A federal appeals court has let ExxonMobil largely off the hook for a 2013 pipeline spill that deluged a neighborhood in Mayflower, Arkansas, with more than 200,000 gallons of heavy tar sands crude oil, sickening residents and forcing them from their homes.
The Fifth Circuit Court of Appeals on Monday overturned federal findings of violations and the better part of a $2.6 million fine imposed on Exxon’s pipeline unit in 2015 by the U.S. Pipeline and Hazardous Materials Safety Administration (PHMSA). The regulator had accused the company of failing to maintain the decades-old Pegasus Pipeline and to prioritize testing of a segment of older, high-risk pipe where a 22-foot gash eventually opened along a metal seam.
Exxon challenged the violation and fine, arguing there was no proof its actions contributed to the spill and saying it had conducted adequate testing of the pipeline as required by law. The appeals court agreed, saying the company met its legal obligation when it “conducted a lengthy, repeated and in-depth analysis” of the pipeline and its risks.
“The unfortunate fact of the matter is that, despite adherence to safety guidelines and regulations, oil spills still do occur,” the court concluded. It called PHMSA’s determination that the company failed to consider risks “arbitrary and capricious.”
In October 2015, PHMSA sent the company a 46-page order, citing nine violations. Ultimately, Exxon challenged six of those violations. The court sided with Exxon on five of them, saying the company took sufficient steps to analyze risks along the pipeline. On one violation—accusing Exxon of saying it had run a certain test on the pipeline when it had not—the court agreed with PHMSA, but it noted the company’s misrepresentation was not a “causal factor in the Mayflower Accident,” as the agency asserted. The court said it would ask the agency to reevaluate an appropriate penalty for that violation. Exxon has also reached separate settlements with homeowners and governments related to the pipeline spill.
The pipeline consists of three separate sections—built in 1947, 1954 and 1973—that were joined as one system in 2005 and 2006 to carry oil along an 859-mile stretch, southward from from Pakota, Illinois, to Nederland, Texas. The segment that burst is in the oldest section of the pipeline and is made of “low-frequency electric-resistance welded” (LF-ERW) steel pipe, made before 1970 and known to have a higher risk of rupturing along its lengthwise seams because of a manufacturing defect.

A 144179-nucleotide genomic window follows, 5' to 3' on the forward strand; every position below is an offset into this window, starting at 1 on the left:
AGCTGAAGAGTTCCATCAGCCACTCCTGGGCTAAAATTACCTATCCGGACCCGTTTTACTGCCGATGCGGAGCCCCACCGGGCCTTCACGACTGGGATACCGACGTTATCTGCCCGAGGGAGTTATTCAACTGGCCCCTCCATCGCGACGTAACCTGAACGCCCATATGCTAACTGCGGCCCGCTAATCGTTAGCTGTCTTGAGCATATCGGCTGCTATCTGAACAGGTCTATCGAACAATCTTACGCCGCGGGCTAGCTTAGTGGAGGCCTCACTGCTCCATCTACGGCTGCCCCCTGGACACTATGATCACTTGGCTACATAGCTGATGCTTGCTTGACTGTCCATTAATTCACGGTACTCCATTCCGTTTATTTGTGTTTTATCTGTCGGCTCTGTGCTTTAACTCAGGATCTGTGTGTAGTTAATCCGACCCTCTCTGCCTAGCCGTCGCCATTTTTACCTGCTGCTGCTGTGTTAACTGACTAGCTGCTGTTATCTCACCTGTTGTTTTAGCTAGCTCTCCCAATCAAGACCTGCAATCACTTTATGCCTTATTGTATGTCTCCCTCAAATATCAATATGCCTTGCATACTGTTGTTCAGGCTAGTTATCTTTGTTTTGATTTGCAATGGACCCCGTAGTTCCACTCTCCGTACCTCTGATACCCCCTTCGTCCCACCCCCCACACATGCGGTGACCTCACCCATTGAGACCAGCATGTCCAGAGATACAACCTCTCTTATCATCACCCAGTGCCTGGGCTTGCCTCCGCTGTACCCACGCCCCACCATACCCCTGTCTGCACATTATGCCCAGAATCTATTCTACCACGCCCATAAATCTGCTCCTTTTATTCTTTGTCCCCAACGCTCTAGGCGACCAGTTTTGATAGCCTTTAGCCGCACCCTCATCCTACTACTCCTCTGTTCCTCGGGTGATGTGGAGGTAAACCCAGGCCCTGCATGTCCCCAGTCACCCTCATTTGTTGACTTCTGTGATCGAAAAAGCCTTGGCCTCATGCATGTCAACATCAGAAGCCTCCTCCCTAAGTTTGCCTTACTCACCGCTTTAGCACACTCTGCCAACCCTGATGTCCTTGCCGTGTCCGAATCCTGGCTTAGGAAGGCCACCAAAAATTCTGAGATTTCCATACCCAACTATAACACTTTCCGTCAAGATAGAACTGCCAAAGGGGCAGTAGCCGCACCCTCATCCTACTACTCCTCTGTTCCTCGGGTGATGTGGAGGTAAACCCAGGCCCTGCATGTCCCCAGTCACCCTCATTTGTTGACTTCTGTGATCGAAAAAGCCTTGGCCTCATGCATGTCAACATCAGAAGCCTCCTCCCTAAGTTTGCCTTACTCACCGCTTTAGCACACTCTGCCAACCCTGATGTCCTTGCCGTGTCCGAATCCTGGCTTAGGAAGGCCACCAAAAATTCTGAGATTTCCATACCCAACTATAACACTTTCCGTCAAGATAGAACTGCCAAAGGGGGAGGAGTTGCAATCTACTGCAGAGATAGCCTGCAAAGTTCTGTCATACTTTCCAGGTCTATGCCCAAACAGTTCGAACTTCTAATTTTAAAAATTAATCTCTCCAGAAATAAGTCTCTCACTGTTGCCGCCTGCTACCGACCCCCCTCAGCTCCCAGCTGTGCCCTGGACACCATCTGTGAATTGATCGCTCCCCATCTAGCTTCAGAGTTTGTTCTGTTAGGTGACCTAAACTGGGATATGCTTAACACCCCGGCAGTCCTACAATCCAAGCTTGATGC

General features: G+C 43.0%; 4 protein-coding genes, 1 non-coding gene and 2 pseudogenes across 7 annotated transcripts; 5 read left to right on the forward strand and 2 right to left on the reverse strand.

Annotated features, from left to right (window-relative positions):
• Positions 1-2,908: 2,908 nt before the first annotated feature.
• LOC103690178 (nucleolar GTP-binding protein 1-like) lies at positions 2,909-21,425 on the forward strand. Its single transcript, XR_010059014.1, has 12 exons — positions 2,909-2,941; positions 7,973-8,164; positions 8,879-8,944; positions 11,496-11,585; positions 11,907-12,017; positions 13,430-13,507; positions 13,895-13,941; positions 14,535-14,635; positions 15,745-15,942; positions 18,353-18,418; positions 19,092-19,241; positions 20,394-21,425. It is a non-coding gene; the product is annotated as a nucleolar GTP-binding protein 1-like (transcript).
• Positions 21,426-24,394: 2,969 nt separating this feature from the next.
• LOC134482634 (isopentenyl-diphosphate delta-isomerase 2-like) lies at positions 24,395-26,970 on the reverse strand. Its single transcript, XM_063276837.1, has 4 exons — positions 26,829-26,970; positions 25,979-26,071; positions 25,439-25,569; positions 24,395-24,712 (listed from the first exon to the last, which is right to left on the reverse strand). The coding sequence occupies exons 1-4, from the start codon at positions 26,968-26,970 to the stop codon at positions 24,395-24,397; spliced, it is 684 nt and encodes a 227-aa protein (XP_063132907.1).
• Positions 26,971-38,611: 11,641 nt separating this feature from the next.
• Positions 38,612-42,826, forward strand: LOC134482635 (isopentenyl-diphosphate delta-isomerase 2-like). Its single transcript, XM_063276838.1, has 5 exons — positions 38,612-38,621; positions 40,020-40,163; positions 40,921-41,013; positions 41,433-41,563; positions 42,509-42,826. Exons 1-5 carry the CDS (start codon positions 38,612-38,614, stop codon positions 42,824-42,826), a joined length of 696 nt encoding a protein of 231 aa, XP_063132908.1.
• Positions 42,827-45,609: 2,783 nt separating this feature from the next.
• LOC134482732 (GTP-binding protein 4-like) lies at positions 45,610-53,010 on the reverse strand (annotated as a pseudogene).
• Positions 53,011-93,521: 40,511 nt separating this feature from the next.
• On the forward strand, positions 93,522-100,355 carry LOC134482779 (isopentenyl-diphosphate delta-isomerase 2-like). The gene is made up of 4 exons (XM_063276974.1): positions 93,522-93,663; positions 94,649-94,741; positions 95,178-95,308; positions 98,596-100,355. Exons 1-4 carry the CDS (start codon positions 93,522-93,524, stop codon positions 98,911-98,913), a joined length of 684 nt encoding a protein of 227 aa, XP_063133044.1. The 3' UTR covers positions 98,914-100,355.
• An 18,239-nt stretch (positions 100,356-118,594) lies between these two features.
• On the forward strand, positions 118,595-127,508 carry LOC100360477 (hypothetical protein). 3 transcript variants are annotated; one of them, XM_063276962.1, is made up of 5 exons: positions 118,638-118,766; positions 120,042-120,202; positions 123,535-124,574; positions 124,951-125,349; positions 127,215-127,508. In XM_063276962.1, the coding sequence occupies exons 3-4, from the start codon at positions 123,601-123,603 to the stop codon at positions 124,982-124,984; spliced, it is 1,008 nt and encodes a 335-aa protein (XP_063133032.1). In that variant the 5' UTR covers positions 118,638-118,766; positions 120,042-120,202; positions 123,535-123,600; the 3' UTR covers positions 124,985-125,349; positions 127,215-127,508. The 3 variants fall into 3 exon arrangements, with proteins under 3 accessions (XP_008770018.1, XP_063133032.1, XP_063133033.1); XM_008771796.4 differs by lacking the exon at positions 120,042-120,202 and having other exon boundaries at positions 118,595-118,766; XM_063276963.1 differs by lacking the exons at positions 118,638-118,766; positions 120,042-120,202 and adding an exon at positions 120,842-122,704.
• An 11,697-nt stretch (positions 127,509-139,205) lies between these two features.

The Pipeline Safety Act requires pipeline operators to create “Integrity Management Programs,” which include a written plan to assess pipelines and prioritize certain sections for testing based on risks. The regulations spell out the methods pipeline operators can use to perform these “integrity assessments.” If the pipe is LF-ERW pipe that’s susceptible to “longitudinal seam failure,” the assessment methods have to be capable of detecting corrosion and assessing the strength of the seams. But the law isn’t clear how operators should determine if pipelines are likely to suffer “longitudinal seam failure” in the first place.
The court said that the “pipeline integrity regulations themselves did not provide ExxonMobil notice that the pipeline’s leak history compelled it to label the LF-ERW pipe susceptible to longitudinal seam failure.”
But Exxon’s own testing in the years before the Mayflower spill revealed more than 10 leaks or ruptures—a fact that critics say should speak for itself.
“The fact that it had been leaking and that it was ERW pipe should have been enough to clue Exxon in that it was susceptible to a higher risk of seam failure,” said Rebecca Craven, program director for the Pipeline Safety Trust.
In essence, Craven said, Exxon successfully argued—and the court agreed—that its pipeline failed without violating any safety regulations.
“They have an obligation to prevent damage to high-consequence areas—period,” Craven said. “So that argument that you can have a failure without a violation of the rules doesn’t track.”
Exxon had conducted in-line tests on the pipeline before the spill, concluding that the pipeline was not susceptible to “longitudinal seam failure,” based on those tests and previous assessments. Exxon also determined that the pipeline was not susceptible to seam failure because past leaks were not caused by a certain type of fatigue or seam corrosion—specific factors pointing to possible failure. As a third-party vendor was analyzing the results of in-line tests conducted in 2013, the Mayflower rupture occurred, yet the analysis could not identify a defect where the rupture happened.
“In-line tests are not capable of assessing that threat—that’s been known for decades,” said Richard Kuprewicz, president of the pipeline safety consulting firm Accufacts Inc. “That may have won the legal case, but just running the in-line inspection doesn’t get you off the hook for evaluating a type of threat that in-line inspection can not ascertain.”
Critics of the pipeline safety law and regulations point out that they were crafted around industry consensus.
“It’s very much by design because the operators were successful in arguing that the risk to each system is so different, that if you want to design a regulatory system that reduces the most risk to the most people, then you need to be flexible,” Craven said. “There are a lot of words like ‘may’ and ‘should’ and ‘consider’ that give the operators a lot of flexibility. It’s very difficult to enforce.”
Neither PHMSA nor Exxon responded to a request for comment.